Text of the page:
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Orange Juice was a Scottish post-punk band founded in the Glasgow suburb of Bearsden as the Nu-Sonics in 1976. Edwyn Collins formed the Nu-Sonics (named after a cheap brand of guitar) with his school-mate Alan Duncan and was subsequently joined by James Kirk and Steven Daly, who left a band called The Machetes.[5] The band became Orange Juice in 1979. They are best known for the hit "Rip It Up", which reached number 8 on the UK Singles Chart in February 1983, the band's only UK Top 40 hit.[6]

Orange Juice
OriginBearsden, Scotland, United Kingdom
GenresPost-punk,[1] new wave,[2][3] jangle pop[4]
Years active1979–1985, 2008
LabelsPostcard, Polydor, Domino
Past membersEdwyn Collins
James Kirk
David McClymont
Steven Daly
Malcolm Ross
Zeke Manyika
Clare Kenny
Johnny Britten

The band released their first singles during 1980 and 1981 on the independent Postcard Records label founded by Alan Horne, along with fellow Scottish bands Josef K and Aztec Camera. These included "Blue Boy" and "Simply Thrilled Honey".[7] Shortly afterwards this line-up signed to Polydor Records and recorded their first album, You Can't Hide Your Love Forever. However, internal tensions led to Kirk and Daly leaving in early 1982 (they would go on to form a short-lived band called Memphis), and for the next two album releases the core line-up was Collins and McClymont with Malcolm Ross on guitar, vocals, and keyboards, and Zeke Manyika on drums. By early 1984, Ross and McClymont had left the band, leaving a core line-up of Collins and Manyika who recorded Orange Juice's final album, The Orange Juice, with Clare Kenny and Johnny Britten, produced by Dennis Bovell.

The band's only Top 40 hit, "Rip It Up" was achieved with the aid of the synthesizer – it was the first hit to use the Roland TB-303.[8]

The Postcard Records-era history of Orange Juice is featured in 2015 documentary film Big Gold Dream.

Contents

DiscographyEdit

The discography of the Scottish band Orange Juice consists of three studio albums, a mini-album, seven compilations, a box-set album, and fourteen singles (including an unreleased "Wan Light" single).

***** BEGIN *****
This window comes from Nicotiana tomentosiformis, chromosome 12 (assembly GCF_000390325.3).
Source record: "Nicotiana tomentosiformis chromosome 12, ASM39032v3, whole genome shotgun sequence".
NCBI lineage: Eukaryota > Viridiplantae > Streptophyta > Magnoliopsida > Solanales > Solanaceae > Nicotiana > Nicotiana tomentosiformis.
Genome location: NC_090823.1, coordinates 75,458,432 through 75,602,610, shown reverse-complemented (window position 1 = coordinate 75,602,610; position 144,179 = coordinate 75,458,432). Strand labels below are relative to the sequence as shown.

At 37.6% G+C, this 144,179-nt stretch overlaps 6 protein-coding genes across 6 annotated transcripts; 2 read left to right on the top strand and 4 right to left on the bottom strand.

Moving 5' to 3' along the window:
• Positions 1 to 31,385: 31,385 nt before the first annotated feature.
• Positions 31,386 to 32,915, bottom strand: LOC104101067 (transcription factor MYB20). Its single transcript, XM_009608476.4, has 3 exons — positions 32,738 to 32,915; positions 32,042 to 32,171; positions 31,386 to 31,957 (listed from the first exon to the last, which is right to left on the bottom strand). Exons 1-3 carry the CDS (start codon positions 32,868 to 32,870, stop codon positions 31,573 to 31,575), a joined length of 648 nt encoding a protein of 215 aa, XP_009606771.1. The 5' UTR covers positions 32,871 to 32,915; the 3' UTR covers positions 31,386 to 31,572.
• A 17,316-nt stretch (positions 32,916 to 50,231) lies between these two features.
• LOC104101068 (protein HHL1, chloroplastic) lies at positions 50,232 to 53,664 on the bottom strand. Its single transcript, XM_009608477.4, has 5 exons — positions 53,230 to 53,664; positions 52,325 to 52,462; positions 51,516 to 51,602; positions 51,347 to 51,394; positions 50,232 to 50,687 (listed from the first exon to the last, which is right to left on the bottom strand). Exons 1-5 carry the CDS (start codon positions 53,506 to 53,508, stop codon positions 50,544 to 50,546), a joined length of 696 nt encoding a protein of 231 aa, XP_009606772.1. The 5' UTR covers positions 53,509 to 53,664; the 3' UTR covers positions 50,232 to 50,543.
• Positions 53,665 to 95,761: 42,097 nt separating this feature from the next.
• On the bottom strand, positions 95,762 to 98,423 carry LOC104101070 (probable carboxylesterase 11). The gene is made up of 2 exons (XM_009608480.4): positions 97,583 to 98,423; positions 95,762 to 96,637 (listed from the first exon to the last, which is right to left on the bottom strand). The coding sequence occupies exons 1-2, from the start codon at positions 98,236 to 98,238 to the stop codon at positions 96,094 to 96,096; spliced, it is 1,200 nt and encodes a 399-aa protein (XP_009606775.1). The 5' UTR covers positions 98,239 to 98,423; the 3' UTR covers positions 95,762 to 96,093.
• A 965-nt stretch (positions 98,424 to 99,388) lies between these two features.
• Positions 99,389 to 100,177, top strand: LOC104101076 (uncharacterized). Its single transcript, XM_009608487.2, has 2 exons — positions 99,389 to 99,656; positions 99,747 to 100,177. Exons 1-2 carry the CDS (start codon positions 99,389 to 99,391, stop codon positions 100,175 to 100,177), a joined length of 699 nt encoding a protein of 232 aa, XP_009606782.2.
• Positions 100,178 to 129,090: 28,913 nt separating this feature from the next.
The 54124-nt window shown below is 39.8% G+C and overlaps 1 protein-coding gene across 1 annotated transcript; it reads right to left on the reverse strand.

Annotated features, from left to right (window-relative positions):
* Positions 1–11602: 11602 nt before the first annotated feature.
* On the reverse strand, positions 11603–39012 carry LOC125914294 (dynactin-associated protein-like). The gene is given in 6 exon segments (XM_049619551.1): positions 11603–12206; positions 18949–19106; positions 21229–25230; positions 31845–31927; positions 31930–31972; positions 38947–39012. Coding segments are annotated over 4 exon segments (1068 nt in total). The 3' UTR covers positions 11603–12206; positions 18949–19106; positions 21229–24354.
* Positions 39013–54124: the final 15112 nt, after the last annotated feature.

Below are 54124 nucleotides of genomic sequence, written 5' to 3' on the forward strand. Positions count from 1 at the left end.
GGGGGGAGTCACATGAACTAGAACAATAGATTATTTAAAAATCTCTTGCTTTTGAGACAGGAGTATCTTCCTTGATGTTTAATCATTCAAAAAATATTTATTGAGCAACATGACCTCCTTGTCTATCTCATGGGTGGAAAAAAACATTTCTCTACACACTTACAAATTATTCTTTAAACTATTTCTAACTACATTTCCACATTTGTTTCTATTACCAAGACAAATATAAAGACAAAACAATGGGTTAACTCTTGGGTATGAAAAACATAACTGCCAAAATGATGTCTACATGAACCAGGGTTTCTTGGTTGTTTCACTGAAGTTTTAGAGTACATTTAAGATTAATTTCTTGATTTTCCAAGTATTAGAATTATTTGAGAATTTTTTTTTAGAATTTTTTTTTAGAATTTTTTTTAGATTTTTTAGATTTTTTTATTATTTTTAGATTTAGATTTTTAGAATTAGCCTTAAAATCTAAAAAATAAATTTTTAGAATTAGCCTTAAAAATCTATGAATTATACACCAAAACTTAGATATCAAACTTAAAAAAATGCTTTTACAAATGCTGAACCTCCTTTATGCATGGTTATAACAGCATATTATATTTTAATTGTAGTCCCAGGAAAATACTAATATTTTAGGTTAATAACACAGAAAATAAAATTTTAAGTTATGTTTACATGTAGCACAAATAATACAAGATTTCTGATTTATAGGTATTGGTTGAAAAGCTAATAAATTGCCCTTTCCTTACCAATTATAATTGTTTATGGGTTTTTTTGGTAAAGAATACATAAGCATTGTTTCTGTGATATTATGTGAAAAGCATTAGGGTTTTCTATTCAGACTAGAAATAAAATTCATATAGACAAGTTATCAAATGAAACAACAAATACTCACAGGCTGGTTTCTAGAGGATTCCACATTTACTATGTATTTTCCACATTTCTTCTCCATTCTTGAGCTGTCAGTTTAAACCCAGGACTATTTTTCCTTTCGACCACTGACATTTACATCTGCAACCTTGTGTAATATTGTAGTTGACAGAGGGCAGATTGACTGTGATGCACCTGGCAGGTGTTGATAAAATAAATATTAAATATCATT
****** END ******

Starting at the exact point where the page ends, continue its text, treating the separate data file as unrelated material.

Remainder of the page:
Studio albumsEdit

Year Title Chart positions
UK[6]
1982 You Can't Hide Your Love Forever
  • Released: March 1982
  • Label: Polydor
21
Rip It Up
  • Released: November 1982
  • Label: Polydor
39
1984 Texas Fever (mini-album)
  • Released: March 1984
  • Label: Polydor
34
The Orange Juice
  • Released: November 1984
  • Label: Polydor

Compilation albumsEdit

Year Title Notes
1984 In a Nutshell
  • Label: Polydor
1991 The Orange Juice/You Can't Hide Your Love Forever
  • Label: Polydor
  • 2 LP albums on 1 CD compilation.
1992 The Esteemed – The Very Best of Orange Juice (featuring Edwyn Collins)
  • Label: Polydor
Ostrich Churchyard
  • Label: Postcard
  • The CD release of the previously unreleased debut Orange Juice album for Postcard Records ('The Sound of Young Scotland')
  • Also includes a John Peel Session, and, on the Japanese issue, a bonus BBC Radio 1 session track, "Wan Light".
1993 The Heather's on Fire
  • Label: Postcard
  • The other CD release by Orange Juice on Postcard Records
  • This collection brings the first four singles together with some more radio sessions and, on the Scottish version, a NuSonics (pre-Orange Juice) cover of the New York Dolls song "Who Are The Mystery Girls?".
2002 A Casual Introduction 1981/2001 (Edwyn Collins & Orange Juice)
  • Compilation of Collins' solo work and Orange Juice
2005 The Glasgow School
  • Compilation of Postcard-era tracks
  • Named "Reissue of the Year" for 2005 by Uncut magazine in the UK.[9]
2010 Coals to Newcastle
  • Label: Domino
  • 6 CD and 1 DVD box-set anthology of all Orange Juice's previously released and unreleased output[10]

SinglesEdit

Year Title Chart positions Album
UK
[6]
UK Indie NZ
[11]
1980 "Falling and Laughing" 48
"Blue Boy" 15
"Simply Thrilled Honey" 5
1981 "Poor Old Soul" 5
"Wan Light" (scheduled on Postcard Records but never released) n/a n/a n/a
"L.O.V.E. Love" 65 n/a You Can't Hide Your Love Forever
1982 "Felicity" 63 n/a
"Two Hearts Together" 60 n/a
"I Can't Help Myself" 42 n/a Rip It Up
1983 "Rip It Up" 8 n/a 42
"Flesh of My Flesh" 41 n/a
1984 "Bridge" 67 n/a Texas Fever
"What Presence" 47 n/a The Orange Juice
"Lean Period" 74 n/a
Note

ReferencesEdit

  1. ^ "Pop/Rock » Punk/New Wave » Post-Punk". AllMusic. All Media Network. Retrieved 27 April 2016.
  2. ^ "Orange Juice, Aztec Camera Reissued by Domino - Pitchfork". pitchfork.com. Retrieved 21 August 2017.
  3. ^ Petridis, Alexis (21 July 2005). "Orange Juice, The Glasgow School". The Guardian. Retrieved 21 August 2017.
  4. ^ Harvel, Jess. "Now That's What I Call New Pop!". Pitchfork Media. 12 September 2005.
  5. ^ "Postcard Records - TweeNet". Twee.net. Retrieved 21 August 2017.
  6. ^ a b c Roberts, David (2006). British Hit Singles & Albums (19th ed.). London: Guinness World Records Limited. p. 408. ISBN 1-904994-10-5.
  7. ^ Jack, Malcolm (20 July 2016). "Orange Juice and Edwyn Collins – 10 of the best". The Guardian. Retrieved 21 August 2017.
  8. ^ "Buzzcocks: Boredom / Orange Juice: Rip It Up - Seconds - Stylus Magazine". Stylusmagazine.com. Retrieved 21 August 2017.
  9. ^ "UNCUT - The spiritual home of great rock music". Uncut. Retrieved 21 August 2017.
  10. ^ "Announcing the Orange Juice Boxset - Coals To Newcastle". Dominorecordo.com. Retrieved 21 August 2017.
  11. ^ "Orange Juice - Rip It Up (Song)". charts.nz. Retrieved 26 May 2013.

External linksEdit